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of tobacco I had in hand, broken my pipes, and for days essayed to do without it. What cravingswhat a sense of bereavement have I felt! None but an old smoker can have any idea of my miserable longings. I have envied the hodman and the meanest person with his short black pipe. The very perfume was a treat—to inhale it a respite. Vain were the efforts thus made. A toothache, some bodily disease, or the persuasion of others, induced a renewal of the habit, and its bond became stronger than ever.

But the fiat had gone forth, Crucify the flesh with its affections and lusts;' and, blessed be God, there was one in me greater than all that were against me. Conscience became more and more severe upon me.

At length I resolved to leave it off, and happily succeeded without experiencing any uncomfortable effects. This was six weeks before leaving England. During that time I kept firm my resolution, though, in lieu of smoking, I had recourse to snuff. Some of my friends, who thought I was going to unnecessary lengths of self-denial, would put up for me, amongst the equipments for my voyage, both tobacco, cigars, and a canister of snuff, and they made me promise to purchase a meerschaum. Well, I thought, circumstances may possibly be such as to render it desirable to have them; so I yielded to their wish. On board I could not resist the temptation of taking a cigar-such was my weakness ; giving them freely away, and smoking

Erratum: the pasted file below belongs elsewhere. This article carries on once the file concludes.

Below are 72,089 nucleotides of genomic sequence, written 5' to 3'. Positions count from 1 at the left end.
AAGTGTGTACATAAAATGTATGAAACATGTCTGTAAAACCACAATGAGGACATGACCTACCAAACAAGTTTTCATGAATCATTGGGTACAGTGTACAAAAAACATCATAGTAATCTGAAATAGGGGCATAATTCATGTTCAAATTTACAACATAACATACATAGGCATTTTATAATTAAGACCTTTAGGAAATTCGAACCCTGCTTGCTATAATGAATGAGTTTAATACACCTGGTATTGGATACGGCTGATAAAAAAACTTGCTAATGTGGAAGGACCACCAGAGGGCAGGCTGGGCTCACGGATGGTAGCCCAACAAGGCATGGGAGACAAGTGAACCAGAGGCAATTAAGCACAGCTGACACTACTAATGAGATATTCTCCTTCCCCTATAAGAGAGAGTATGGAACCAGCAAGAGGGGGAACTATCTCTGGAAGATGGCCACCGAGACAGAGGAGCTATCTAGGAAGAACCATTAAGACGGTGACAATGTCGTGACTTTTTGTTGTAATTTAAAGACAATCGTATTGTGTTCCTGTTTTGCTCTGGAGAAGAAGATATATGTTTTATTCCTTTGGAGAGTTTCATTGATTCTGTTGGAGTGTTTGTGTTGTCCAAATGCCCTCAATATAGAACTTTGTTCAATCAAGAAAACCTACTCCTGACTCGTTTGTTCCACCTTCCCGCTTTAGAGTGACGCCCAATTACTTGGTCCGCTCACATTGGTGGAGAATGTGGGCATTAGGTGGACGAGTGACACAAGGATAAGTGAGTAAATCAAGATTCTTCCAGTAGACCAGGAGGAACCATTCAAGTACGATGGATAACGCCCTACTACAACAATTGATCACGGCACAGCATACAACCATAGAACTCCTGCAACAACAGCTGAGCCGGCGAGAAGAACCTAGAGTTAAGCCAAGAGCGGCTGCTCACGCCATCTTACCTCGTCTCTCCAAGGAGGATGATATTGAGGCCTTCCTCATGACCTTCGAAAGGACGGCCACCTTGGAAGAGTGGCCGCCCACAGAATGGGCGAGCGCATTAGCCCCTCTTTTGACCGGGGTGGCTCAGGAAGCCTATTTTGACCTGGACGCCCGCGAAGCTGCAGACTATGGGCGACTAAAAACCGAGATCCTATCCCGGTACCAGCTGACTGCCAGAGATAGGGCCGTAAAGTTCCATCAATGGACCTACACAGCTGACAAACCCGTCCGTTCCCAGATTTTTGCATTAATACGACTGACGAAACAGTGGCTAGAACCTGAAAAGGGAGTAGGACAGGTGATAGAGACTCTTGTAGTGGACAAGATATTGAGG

them daily, my stock was soon exhausted; but all the cravings for tobacco were re-acquired. I took to the meerschaum, but with the indulgence came the condemnation. My conscience would not allow me to continue; so I gave the canister of snuff to the captain of the ship, and reserved only a small quantity. Captain Cooper likewise had my meerschaum, on condition of my not requiring it again. Three or four days passed without having recourse to him for it, but never did I suffer such craving after it. My stomach became affected, and my spirits so depressed, that I was compelled to ask for it again. With a sense of great bodily relief and comfort, I smoked it; but, alas ! my condemnation was great. Hurriedly opening a book in my hand, the question of the Psalmist was presented to my eye, · Lord, who shall abide in thy tabernacle ? who shall dwell in thy holy hill ? He that sweareth to his own hurt and changeth not.' These words were applied to my mind most forcibly. I was condemned.